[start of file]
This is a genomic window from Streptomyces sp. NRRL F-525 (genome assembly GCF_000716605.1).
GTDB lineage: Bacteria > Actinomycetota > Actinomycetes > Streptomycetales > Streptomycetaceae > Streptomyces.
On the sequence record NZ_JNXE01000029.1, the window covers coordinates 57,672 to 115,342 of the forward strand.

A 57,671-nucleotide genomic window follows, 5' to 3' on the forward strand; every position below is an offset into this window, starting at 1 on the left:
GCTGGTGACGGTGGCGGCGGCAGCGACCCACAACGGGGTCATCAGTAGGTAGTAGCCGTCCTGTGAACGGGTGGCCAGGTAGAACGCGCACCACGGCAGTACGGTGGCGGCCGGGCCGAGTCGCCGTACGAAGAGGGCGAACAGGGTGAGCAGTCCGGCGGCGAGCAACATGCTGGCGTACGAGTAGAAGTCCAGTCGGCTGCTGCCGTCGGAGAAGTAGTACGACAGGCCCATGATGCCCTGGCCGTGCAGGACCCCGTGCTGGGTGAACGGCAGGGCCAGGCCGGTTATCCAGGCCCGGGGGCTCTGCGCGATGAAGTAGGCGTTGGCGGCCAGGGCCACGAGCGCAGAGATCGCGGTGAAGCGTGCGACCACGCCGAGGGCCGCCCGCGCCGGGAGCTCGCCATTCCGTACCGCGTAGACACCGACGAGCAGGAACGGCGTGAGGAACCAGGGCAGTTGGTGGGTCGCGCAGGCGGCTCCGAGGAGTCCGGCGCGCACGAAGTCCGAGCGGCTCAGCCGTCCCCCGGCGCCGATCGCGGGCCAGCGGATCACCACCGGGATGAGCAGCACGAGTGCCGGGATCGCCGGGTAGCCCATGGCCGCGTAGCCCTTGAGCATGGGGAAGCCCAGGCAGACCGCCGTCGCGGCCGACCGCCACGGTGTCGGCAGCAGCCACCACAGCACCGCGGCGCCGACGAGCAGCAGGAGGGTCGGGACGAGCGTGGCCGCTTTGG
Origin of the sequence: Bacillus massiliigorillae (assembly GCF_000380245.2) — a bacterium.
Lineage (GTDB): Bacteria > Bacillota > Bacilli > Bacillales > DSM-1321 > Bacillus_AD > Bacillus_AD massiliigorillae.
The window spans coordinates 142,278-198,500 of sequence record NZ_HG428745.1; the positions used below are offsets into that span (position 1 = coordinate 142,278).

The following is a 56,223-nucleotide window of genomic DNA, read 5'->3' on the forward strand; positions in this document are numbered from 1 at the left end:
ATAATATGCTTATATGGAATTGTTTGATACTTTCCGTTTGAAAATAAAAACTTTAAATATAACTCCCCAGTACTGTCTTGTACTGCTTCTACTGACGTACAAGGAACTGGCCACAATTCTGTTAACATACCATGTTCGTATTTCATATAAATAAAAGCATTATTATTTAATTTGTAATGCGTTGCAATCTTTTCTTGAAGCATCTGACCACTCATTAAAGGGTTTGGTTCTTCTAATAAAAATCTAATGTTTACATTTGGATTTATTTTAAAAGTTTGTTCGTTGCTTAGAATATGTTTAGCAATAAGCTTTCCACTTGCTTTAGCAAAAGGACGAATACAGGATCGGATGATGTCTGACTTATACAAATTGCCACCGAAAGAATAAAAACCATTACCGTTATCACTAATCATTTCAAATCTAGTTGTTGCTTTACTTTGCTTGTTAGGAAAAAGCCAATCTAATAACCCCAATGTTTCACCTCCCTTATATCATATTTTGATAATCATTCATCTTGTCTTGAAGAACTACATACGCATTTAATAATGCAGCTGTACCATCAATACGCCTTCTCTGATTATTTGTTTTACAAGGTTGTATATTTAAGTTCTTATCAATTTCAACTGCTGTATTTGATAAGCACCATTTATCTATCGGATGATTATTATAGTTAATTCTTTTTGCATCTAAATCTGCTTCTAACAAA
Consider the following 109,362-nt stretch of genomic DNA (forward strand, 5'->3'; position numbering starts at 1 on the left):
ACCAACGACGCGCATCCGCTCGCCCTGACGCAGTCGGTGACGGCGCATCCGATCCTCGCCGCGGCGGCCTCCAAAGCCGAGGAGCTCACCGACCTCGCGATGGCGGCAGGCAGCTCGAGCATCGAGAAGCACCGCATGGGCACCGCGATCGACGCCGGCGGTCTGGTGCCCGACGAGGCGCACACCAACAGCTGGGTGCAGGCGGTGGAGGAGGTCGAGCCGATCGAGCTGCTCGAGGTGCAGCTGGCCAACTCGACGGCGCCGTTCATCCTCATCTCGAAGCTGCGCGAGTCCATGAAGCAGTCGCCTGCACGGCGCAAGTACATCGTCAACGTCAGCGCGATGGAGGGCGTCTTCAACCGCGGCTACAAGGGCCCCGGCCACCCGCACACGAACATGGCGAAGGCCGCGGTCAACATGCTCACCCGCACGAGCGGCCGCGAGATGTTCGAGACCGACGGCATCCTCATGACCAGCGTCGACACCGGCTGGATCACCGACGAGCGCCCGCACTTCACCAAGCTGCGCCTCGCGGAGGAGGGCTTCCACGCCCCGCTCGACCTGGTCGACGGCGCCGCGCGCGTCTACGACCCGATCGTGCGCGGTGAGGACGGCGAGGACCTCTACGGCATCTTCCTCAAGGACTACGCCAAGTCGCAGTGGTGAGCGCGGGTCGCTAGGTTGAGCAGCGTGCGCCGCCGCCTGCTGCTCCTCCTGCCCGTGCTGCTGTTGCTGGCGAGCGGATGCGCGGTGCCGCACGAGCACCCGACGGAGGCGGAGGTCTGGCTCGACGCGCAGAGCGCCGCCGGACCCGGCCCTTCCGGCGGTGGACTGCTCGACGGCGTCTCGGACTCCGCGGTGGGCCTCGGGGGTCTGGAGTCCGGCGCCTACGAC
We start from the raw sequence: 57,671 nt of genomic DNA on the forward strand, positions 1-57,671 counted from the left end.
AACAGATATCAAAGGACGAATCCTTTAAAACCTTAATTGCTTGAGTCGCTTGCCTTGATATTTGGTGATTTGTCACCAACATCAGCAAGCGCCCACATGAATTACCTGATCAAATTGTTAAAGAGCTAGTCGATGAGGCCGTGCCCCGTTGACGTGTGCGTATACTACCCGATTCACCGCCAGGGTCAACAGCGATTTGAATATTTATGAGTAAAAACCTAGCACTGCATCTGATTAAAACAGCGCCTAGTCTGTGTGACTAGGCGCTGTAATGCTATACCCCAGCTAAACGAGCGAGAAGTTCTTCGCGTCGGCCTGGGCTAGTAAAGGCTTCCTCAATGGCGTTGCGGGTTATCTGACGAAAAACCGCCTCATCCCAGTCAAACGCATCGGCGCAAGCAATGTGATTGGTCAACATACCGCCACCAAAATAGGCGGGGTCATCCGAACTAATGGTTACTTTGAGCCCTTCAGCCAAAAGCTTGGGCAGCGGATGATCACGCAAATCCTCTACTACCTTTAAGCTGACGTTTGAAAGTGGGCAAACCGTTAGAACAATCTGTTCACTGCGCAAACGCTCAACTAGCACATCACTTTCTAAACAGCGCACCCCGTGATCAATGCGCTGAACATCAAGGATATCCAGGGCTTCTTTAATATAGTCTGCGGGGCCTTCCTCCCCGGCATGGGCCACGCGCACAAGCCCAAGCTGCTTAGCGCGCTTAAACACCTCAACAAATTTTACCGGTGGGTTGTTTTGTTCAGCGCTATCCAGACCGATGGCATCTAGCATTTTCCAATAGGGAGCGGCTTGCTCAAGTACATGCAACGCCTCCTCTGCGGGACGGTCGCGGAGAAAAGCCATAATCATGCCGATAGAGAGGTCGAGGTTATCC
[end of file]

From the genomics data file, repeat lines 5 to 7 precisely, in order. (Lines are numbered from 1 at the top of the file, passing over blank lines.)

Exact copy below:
GCTGGTGACGGTGGCGGCGGCAGCGACCCACAACGGGGTCATCAGTAGGTAGTAGCCGTCCTGTGAACGGGTGGCCAGGTAGAACGCGCACCACGGCAGTACGGTGGCGGCCGGGCCGAGTCGCCGTACGAAGAGGGCGAACAGGGTGAGCAGTCCGGCGGCGAGCAACATGCTGGCGTACGAGTAGAAGTCCAGTCGGCTGCTGCCGTCGGAGAAGTAGTACGACAGGCCCATGATGCCCTGGCCGTGCAGGACCCCGTGCTGGGTGAACGGCAGGGCCAGGCCGGTTATCCAGGCCCGGGGGCTCTGCGCGATGAAGTAGGCGTTGGCGGCCAGGGCCACGAGCGCAGAGATCGCGGTGAAGCGTGCGACCACGCCGAGGGCCGCCCGCGCCGGGAGCTCGCCATTCCGTACCGCGTAGACACCGACGAGCAGGAACGGCGTGAGGAACCAGGGCAGTTGGTGGGTCGCGCAGGCGGCTCCGAGGAGTCCGGCGCGCACGAAGTCCGAGCGGCTCAGCCGTCCCCCGGCGCCGATCGCGGGCCAGCGGATCACCACCGGGATGAGCAGCACGAGTGCCGGGATCGCCGGGTAGCCCATGGCCGCGTAGCCCTTGAGCATGGGGAAGCCCAGGCAGACCGCCGTCGCGGCCGACCGCCACGGTGTCGGCAGCAGCCACCACAGCACCGCGGCGCCGACGAGCAGCAGGAGGGTCGGGACGAGCGTGGCCGCTTTGG
Origin of the sequence: Bacillus massiliigorillae (assembly GCF_000380245.2) — a bacterium.
Lineage (GTDB): Bacteria > Bacillota > Bacilli > Bacillales > DSM-1321 > Bacillus_AD > Bacillus_AD massiliigorillae.